Dear NICU Mum…


 

My baby boy at 6days old or 27weeks and 4days corrected.

My baby boy at 6days old or 27weeks and 4days corrected.

 

I’m a member of a few special clubs. I have battled infertility and I am the mummy of four angel-babies and one living Miracle. My beautiful son was born at 26weeks and 5days, weighing 860grams. Despite all the odds he survived. This is a letter to myself and to all the others who have walked the steps of the Mother of a baby in NICU…

 

 


 

Dear me,

Today it feels like this will never be over. It feels like every day for the rest of your life you will be spent in this room. I just want to tell you that, sooner than you think, the moment will come where you find yourself putting that baby in a car seat. You’ll sit in the car park in disbelief that this is it, it’s over and you can just go home.

One day there will be no more alarms and monitors. No more DSATs and blood gasses. No more billilights and humidicribs. No more expressing breastmilk and tube feedings. No more sanitiser and incessant hand washing. No more bright lights and nurses. One day it will just be you and your baby, alone, in a silent room, at home, where you belong.

One day there will be no more ‘last phone call of the day’. There will be no more carparks and crappy cafeteria lunches. No more sideways nappy changes and bi-daily weigh-ins. One day this will all feel like it happened a thousand years ago… To someone else.

I want you to take a photo every day. Take the time to take photos of every single milestone because this isn’t just your story… This is the story of a miracle. This is the story of a baby who was born to change the world just like they have changed yours. One day you will wish you could explain to this child just how incredible, how extraordinary, how captivating their story really is. One day you will wish they understood just how precious they really are. You will wish they understood just what it took for them to be here. So, write their story. Write a note every day and one day, when you have a moment of peace, you will make the scrapbook of a story worth telling.

I know that you look around at the other mums and you feel shy, exhausted and like there is never a good time to chat. I wish you knew that a year from now those women will be some of your closest friends. They will be the only ones who ‘get it’. They will be the only ones who you feel like you can compare notes with. So, take a minute to smile at them. Take a minute to look out for one another. Take a minute to leave a note with your name and number as you brush past each of them and go from one ward room to the next, because these women will be in your life forever. Their faces will be etched in your memory for the rest of your life, because this journey is something you need to share. This load is too great to carry alone and no one will ever understand it the way they do.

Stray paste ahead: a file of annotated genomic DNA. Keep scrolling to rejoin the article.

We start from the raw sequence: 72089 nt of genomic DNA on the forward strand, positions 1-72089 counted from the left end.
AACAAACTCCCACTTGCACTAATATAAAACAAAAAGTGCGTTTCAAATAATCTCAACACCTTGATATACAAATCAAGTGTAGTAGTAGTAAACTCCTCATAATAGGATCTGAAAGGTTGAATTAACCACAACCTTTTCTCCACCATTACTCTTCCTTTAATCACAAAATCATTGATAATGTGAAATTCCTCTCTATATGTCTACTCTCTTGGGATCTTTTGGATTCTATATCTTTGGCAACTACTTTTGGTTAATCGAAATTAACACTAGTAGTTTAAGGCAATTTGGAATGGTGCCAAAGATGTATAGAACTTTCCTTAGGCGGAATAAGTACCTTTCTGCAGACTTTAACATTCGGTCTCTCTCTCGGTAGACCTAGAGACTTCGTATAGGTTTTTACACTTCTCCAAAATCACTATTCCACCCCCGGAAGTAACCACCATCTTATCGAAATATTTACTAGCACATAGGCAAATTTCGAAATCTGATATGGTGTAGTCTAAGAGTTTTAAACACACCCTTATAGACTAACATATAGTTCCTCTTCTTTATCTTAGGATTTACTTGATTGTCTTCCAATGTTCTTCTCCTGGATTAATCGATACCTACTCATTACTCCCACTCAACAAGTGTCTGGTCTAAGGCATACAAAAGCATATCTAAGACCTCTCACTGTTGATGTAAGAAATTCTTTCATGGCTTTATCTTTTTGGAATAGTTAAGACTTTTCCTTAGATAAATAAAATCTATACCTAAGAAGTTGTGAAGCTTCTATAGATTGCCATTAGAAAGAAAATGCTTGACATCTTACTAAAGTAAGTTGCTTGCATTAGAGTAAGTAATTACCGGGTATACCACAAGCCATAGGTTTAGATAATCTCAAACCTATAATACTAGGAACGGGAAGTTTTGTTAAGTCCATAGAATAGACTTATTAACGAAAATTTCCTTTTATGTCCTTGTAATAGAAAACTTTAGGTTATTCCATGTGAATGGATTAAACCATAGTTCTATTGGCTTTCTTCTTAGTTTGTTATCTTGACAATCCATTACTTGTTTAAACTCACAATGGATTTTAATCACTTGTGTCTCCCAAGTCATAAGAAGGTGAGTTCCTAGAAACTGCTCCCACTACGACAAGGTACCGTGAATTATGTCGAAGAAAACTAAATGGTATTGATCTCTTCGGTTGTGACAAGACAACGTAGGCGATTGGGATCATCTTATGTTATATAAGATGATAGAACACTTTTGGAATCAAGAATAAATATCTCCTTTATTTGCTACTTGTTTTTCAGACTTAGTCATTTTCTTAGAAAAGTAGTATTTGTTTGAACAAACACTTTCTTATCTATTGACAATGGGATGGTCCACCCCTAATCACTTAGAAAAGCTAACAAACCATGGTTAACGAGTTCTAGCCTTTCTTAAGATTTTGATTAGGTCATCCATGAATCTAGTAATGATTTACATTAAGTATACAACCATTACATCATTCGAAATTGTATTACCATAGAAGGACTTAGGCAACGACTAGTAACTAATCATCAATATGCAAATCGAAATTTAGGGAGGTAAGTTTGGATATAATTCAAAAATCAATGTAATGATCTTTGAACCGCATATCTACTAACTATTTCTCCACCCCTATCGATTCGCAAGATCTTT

I know that right now expressing breastmilk is something that tears you in two. Sometimes you feel like it’s the only thing you are doing to help and other times you don’t know why you bother. I want you to know that in a few months from now, in the dead silence of night you will sit in a room alone with this creature and in the dull glow of a night light, he will lean his head back, look up at you and smile as if to say “Thanks Mum”. In that one solitary moment, every minute spent listening to the dreadful squishing of that pump, every sore nipple and mastitis ache, every millilitre you made, will have been worth it.

I know there are moments where you feel like you just don’t want to go to that place today. There are even times where you feel like you don’t want to go ever again. I know you feel like that baby isn’t really yours anyway. It’s ok. What you have to do goes against every instinct, it’s unnatural. But it is the only way. One day you will feel it. One day you will finally know how it’s supposed to feel. You will know what all those other ‘lucky’ mothers talk about. It will take you longer than them, but it will happen and it will be worth it.

I want you to know that you’re stronger than you think. Even when despair comes at you like a tidal wave, it will ebb away again and you will still be there, standing strong.

I know there will be moments on this journey when you can’t bear to watch. Where you can’t stand to see the pain and the things they have to do. I won’t tell you it’s ok, because it’s not. There are so many things about this that are unfair… This one is the biggest. But you need to remember that this is the only way. Without this pain, this blood test, this needle, this tube, this ultrasound, this eye test, there won’t be anything to come after. These are all the things that will make joy possible.